The road to emancipation is becoming increasingly compelling for women.
Being a woman is a way to be independent, daily challenge, and great courage to unhinge all the blocks born and built by the mediocrity and avarice of man.
Having a pulse in decisions and sensitivity is a starting point, not indifferent.
Feminism is a movement that is now passed down through generations pushing towards a definitive consecration.
The gentle sex, however emotionally and genetically fragile it may be, has shown us what it is capable of.
For the less democratic and more fundamentalist countries, being born “of the opposite sex” is a penalty from the beginning and indecipherable suffering.
Many argue that the female sex reaches maturity earlier than the male, and the latter cannot lead a satisfying life without it in every respect.
The movement is accelerating more and more and is becoming viral in this period of uncertainty.
To have found a wise and straightforward path is like a great wave to ride.
The future, in my opinion, looks rosy, and sexism will be swept away by a hurricane of creativity and pragmatism.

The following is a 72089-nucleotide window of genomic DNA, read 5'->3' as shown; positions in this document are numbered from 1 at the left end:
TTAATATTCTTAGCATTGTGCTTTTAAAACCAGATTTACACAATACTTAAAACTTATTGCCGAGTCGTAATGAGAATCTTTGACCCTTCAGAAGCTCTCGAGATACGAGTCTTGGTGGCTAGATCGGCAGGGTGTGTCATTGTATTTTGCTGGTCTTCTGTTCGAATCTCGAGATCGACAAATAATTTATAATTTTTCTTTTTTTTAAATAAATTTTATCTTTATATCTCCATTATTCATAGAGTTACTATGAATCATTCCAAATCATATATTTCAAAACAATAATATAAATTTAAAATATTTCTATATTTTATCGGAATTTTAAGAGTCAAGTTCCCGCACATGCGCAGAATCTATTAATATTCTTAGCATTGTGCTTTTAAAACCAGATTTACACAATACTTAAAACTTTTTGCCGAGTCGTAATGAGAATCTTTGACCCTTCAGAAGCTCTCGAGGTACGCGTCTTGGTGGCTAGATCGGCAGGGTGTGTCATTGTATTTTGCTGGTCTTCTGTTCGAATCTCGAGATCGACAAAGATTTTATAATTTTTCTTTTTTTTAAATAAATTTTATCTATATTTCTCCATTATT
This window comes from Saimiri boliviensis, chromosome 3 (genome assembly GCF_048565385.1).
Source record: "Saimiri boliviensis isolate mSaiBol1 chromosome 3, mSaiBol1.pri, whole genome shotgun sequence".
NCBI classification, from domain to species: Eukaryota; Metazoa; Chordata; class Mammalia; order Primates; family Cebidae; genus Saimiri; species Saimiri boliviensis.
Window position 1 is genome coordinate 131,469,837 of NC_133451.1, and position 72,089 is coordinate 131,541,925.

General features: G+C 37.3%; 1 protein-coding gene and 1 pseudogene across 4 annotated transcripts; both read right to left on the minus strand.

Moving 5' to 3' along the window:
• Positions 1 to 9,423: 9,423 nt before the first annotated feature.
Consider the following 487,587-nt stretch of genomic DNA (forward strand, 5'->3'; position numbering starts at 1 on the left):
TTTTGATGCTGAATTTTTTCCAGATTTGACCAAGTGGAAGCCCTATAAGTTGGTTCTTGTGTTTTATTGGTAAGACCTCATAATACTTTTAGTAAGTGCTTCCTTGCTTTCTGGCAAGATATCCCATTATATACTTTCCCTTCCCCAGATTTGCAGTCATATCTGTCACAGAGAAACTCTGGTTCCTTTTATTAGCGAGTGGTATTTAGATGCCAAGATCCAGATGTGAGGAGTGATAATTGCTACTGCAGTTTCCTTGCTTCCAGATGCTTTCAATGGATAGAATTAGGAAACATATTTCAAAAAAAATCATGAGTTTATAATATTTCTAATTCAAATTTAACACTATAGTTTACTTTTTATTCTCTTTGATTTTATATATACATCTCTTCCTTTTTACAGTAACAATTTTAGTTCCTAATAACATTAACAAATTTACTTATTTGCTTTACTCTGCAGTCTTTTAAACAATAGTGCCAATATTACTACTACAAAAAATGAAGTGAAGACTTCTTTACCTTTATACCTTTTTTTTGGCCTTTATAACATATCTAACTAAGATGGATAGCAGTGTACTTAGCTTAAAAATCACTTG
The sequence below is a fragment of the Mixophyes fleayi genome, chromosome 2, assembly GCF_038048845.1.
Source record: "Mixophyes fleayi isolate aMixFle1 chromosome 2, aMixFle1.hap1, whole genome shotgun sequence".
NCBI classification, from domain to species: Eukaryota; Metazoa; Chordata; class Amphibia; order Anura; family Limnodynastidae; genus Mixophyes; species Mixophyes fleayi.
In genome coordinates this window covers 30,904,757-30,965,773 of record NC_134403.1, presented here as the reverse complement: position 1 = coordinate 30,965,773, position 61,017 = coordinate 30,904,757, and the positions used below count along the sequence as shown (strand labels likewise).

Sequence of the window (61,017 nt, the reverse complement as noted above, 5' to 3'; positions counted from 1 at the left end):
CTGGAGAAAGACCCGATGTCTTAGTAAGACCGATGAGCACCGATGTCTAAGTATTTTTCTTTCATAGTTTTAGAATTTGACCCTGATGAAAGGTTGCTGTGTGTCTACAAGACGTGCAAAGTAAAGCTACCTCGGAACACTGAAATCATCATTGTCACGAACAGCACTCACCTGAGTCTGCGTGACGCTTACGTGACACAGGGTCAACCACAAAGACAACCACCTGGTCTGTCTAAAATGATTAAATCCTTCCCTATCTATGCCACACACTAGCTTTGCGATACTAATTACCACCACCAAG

We are few days from the celebration of 100 years of women’sright to vote approved on August 26, 1920, according to the 19thamendments of the constitution of the United States, which introduced universal suffrage. It was thanks to the triumph of the Suffragettes that the movement for the emancipation of women was born to guarantee at the other sex the right to vote. The suffragettes had met for the first time as a national movement in 1869, but not in the USA, but in the U.K.
Here the battle was won in two stages: the first in 1918 when the British Parliament gave the green light to the right to vote limited to the wives of heads of families with specific age requirements over 30 years. The second 10 years later, on July 2, 1928, when suffrage was extended to all women in the United Kingdom. When in the U.S., the first state to partially recognize female suffrage was Wyoming in 1869. In the same year, in the U.S., movements similar to English movements were born. Suffragetteswomen used to spread their ideas through rallies, written on the walls or signs with slogans such as “votes for women” or content phrases that praised the leader of the movement. Often these demonstrations were suffocated with violence by the police, and the militants were arrested. The struggle was destined for success, which arrived on July 26, 1920. Article 19 of the American Constitution reads as follows. “The right of citizens of the United States to vote shall not be denied or abridged by the United States or by any State on account of sex.”
The wish is not that of a challenge between those who shine more between the sun or moon but of a joint eclipse that makes the sky of life not in darkness but of the high light of passion and common justice.